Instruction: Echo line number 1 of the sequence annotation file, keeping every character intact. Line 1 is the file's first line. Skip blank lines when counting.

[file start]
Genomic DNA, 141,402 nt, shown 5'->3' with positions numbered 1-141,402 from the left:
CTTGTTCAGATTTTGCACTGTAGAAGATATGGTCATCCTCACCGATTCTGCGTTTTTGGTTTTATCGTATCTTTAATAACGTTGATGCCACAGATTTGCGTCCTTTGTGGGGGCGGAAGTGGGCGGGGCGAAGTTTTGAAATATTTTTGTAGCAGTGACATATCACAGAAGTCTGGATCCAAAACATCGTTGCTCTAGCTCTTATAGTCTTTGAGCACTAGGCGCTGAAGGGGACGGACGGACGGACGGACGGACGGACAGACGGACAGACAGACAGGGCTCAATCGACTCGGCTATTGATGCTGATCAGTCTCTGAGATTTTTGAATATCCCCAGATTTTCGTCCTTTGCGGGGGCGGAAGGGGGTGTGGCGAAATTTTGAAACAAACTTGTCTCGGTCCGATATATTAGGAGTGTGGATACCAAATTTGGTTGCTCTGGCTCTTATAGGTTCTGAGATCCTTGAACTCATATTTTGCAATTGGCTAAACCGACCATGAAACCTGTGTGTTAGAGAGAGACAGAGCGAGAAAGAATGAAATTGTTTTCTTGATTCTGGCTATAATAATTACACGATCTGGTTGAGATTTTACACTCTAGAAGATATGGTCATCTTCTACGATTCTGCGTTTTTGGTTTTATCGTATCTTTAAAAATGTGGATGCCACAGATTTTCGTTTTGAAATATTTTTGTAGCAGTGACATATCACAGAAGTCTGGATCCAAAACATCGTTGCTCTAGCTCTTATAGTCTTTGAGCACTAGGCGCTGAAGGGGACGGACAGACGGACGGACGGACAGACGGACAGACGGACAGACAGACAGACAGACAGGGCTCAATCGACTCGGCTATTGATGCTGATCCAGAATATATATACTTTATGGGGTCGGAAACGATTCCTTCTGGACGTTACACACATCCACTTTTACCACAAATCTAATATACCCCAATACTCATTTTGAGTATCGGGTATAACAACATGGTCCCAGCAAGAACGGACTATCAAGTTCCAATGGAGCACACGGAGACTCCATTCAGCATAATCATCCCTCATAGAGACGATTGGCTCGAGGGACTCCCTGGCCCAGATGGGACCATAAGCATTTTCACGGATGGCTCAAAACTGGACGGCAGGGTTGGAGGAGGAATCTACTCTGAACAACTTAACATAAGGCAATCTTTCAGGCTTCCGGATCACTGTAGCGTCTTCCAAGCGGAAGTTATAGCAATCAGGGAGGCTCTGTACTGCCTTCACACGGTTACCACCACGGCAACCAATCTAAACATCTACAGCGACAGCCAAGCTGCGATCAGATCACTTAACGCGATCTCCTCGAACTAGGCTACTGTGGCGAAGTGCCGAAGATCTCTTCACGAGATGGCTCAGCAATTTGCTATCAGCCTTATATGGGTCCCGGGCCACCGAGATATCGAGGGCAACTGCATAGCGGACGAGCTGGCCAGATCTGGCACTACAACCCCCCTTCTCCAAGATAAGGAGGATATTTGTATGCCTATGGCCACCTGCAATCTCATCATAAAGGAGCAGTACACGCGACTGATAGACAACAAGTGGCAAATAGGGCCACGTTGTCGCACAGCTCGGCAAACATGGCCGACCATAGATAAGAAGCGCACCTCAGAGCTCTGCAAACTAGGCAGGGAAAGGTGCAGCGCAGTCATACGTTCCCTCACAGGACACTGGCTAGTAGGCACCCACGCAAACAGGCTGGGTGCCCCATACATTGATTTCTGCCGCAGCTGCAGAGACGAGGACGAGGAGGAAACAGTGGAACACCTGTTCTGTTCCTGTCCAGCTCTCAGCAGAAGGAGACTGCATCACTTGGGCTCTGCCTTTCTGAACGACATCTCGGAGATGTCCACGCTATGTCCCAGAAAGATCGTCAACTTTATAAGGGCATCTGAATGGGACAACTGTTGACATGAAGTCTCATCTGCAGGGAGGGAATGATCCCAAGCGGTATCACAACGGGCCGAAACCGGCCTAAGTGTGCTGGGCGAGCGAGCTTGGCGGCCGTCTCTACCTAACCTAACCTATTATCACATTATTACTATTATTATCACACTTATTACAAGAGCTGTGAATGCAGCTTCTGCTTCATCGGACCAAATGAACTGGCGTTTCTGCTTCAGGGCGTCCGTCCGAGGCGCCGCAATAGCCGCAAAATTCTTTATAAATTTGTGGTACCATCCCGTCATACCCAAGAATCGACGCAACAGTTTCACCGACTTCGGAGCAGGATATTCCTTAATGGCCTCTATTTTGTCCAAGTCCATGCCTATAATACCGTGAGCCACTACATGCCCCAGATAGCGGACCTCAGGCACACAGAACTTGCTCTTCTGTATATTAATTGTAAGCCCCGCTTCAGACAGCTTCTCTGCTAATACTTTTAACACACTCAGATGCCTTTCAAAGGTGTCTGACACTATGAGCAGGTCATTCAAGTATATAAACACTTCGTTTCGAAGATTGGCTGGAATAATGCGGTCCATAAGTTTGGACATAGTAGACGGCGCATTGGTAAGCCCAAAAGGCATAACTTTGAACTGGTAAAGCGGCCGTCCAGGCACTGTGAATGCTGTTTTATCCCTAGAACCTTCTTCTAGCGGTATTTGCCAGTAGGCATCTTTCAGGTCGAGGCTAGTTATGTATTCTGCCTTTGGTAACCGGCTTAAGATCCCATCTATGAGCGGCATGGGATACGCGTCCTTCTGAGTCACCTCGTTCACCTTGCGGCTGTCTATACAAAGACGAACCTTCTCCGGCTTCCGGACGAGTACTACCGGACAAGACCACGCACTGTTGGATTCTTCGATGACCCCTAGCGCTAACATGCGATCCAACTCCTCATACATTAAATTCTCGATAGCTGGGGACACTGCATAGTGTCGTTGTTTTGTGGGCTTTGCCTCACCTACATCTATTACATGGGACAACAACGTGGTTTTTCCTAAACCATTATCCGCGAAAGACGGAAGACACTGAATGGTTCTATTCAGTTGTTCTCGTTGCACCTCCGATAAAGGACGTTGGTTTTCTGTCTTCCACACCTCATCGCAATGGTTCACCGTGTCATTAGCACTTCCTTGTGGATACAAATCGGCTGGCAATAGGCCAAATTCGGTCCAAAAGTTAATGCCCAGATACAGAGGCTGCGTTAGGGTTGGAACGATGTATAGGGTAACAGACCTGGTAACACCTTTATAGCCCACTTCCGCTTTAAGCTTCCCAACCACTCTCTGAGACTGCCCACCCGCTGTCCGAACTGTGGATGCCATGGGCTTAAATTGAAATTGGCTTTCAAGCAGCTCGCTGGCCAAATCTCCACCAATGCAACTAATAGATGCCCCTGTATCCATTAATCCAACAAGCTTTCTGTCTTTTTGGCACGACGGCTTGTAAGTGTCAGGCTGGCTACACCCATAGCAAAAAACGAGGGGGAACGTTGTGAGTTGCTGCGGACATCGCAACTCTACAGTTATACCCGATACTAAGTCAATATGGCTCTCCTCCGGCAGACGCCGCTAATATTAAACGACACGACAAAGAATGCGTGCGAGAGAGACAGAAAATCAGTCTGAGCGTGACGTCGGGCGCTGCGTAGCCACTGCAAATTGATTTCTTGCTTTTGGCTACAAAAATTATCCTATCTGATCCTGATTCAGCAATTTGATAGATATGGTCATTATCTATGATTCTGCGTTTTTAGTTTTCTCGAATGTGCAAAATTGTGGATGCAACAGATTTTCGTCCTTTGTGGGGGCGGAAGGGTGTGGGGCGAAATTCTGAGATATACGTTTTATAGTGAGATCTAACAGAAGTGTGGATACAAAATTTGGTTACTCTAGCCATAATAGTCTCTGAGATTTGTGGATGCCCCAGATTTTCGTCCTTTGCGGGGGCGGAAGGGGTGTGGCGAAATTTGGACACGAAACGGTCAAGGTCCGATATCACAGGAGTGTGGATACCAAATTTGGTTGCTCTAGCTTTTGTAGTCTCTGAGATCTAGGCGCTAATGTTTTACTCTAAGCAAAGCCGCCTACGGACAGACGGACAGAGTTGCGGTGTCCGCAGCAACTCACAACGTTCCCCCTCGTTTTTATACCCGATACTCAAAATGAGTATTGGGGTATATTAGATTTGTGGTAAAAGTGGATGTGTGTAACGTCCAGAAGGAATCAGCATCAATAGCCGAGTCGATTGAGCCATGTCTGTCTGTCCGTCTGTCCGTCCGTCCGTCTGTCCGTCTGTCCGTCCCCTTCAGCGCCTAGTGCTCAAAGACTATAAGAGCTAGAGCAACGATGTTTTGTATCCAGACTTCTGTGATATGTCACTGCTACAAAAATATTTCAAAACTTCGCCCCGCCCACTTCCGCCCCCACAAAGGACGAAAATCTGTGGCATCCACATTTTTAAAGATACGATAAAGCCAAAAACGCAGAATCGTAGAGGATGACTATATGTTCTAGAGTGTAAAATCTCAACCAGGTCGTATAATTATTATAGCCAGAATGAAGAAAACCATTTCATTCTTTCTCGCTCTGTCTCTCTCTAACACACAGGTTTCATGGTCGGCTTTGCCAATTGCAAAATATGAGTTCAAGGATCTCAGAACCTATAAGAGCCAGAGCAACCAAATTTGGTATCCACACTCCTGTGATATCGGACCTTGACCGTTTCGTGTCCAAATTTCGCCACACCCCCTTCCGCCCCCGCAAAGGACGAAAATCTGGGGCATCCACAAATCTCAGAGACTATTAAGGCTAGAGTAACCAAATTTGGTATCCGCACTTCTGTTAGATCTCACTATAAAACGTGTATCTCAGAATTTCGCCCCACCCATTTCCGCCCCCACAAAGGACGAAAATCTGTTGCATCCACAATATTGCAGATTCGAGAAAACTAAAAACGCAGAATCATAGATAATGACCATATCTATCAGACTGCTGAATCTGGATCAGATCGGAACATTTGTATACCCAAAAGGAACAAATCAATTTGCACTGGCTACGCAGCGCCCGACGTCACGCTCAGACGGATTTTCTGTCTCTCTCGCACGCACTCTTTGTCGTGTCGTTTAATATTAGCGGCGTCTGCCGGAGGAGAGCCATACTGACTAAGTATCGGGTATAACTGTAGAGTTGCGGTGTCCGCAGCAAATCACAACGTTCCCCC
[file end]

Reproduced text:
Genomic DNA, 141,402 nt, shown 5'->3' with positions numbered 1-141,402 from the left: